Counter Terrorism Policing has urged communities in the U.K. to stand ‘shoulder to shoulder’ and continue to report any concerns, as the latest terrorism-related arrest statistics are released.
The Home Office’s quarterly figures relating to the police’s use of powers under the Terrorism Act 2000 have revealed that there were 186 counter-terrorism related arrests in the year to December 2021, a fall of 1% on the previous calendar year.
Whilst this is the lowest number of arrests in a calendar year since 2011, senior officers are asking the public to remain alert, and report any suspicious activity.
Counter Terrorism Policing’s Senior National Coordinator, Deputy Assistant Commissioner Dean Haydon, said: “In the last six months of 2021, we saw two terrorist attacks happen on the streets of the UK. These incidents were a stark reminder that the risk is still there, and that it can affect any community at any time.
“I know it’s difficult to talk about a terrorist attacks happening where you live, in the places you know, or love, but it’s important that we do – because it helps reinforce that message, that everyone has a part to play in defeating terrorism.”
Of the 186 arrests 57 (31%) resulted in a charge, of which 49 were charged with terrorism-related offenses.
Out of those arrested, 11% were under 18, while the 30 and over age-group accounted for the largest number of arrests at 52%.
The vast majority of the 186 people arrested were male, just 4% were female.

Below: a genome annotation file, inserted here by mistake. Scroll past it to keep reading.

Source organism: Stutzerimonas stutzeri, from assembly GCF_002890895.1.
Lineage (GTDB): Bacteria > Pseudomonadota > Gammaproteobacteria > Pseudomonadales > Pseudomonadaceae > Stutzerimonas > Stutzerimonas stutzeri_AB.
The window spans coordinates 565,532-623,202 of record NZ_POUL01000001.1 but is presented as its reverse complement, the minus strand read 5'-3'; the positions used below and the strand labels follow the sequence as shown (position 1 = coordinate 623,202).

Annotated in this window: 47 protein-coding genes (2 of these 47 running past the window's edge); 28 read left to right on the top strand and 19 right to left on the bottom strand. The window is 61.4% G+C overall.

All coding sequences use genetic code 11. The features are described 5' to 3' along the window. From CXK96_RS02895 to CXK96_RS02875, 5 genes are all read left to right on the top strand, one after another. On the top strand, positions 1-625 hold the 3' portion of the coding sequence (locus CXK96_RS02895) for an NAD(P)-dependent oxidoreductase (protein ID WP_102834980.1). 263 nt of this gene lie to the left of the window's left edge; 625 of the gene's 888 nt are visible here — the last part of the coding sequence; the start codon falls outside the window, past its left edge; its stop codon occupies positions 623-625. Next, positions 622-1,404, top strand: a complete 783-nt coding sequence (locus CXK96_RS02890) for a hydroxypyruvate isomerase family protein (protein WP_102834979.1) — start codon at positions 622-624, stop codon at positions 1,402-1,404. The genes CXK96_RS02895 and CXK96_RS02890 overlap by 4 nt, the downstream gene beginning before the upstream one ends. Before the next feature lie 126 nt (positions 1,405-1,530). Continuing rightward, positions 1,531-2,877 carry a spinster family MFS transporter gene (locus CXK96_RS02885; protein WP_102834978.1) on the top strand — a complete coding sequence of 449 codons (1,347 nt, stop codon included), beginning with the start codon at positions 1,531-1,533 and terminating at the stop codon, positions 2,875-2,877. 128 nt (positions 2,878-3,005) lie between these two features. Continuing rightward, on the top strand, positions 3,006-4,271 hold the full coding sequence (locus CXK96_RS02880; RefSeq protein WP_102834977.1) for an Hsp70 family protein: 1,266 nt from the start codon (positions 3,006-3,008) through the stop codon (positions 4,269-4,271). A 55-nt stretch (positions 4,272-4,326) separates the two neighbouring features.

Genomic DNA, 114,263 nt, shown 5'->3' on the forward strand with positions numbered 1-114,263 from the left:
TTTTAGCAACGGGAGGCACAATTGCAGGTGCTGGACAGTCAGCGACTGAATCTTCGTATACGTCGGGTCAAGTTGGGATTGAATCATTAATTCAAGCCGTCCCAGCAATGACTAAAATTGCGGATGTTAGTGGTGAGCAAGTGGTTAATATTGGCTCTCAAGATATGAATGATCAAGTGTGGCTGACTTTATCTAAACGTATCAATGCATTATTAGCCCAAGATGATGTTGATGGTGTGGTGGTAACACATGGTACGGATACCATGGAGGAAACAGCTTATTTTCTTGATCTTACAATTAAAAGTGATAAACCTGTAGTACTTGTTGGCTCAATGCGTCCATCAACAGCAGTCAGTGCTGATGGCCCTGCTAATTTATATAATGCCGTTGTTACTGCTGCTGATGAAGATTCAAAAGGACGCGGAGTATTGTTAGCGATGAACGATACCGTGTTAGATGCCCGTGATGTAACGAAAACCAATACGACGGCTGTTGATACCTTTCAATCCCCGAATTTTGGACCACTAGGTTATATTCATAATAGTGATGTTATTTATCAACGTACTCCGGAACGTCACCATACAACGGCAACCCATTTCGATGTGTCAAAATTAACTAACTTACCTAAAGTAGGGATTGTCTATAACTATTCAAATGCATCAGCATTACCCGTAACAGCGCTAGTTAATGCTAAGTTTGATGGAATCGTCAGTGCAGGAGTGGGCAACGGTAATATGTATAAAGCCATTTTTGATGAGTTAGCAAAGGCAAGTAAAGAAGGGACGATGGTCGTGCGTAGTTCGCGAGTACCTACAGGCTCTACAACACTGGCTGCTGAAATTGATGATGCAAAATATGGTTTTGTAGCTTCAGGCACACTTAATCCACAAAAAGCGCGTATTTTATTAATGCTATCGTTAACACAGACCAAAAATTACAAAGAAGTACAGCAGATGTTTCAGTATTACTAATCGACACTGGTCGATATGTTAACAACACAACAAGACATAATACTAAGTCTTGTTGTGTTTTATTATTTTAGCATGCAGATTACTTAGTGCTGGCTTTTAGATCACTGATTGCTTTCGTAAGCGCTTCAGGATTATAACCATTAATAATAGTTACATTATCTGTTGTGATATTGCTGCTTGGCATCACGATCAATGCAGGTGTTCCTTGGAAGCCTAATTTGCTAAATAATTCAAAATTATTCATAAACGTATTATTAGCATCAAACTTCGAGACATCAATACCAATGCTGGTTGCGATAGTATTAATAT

Deputy Commissioner Haydon continued: “With recent incidents in mind, what is absolutely essential is that the public stay alert, and really take notice of anything that feels strange or suspicious.
“Whilst our officers are working around the clock to prevent incidents and pursue those who pose a risk to public safety, people at the heart of our communities are vital to what we do.
“What we need is communities to stand shoulder to shoulder, and work with us too.
“In the last year, we received around 10,000 reports from the public about suspected terrorist activity, a fifth of those reports provided useful intelligence.
“That means that information members of the public submit online, or give us a call about, really does have an impact on police investigations.
“So if you think it might be a waste of our time, consider that it could very quickly land on an officer’s desk and be an important piece of a puzzle.”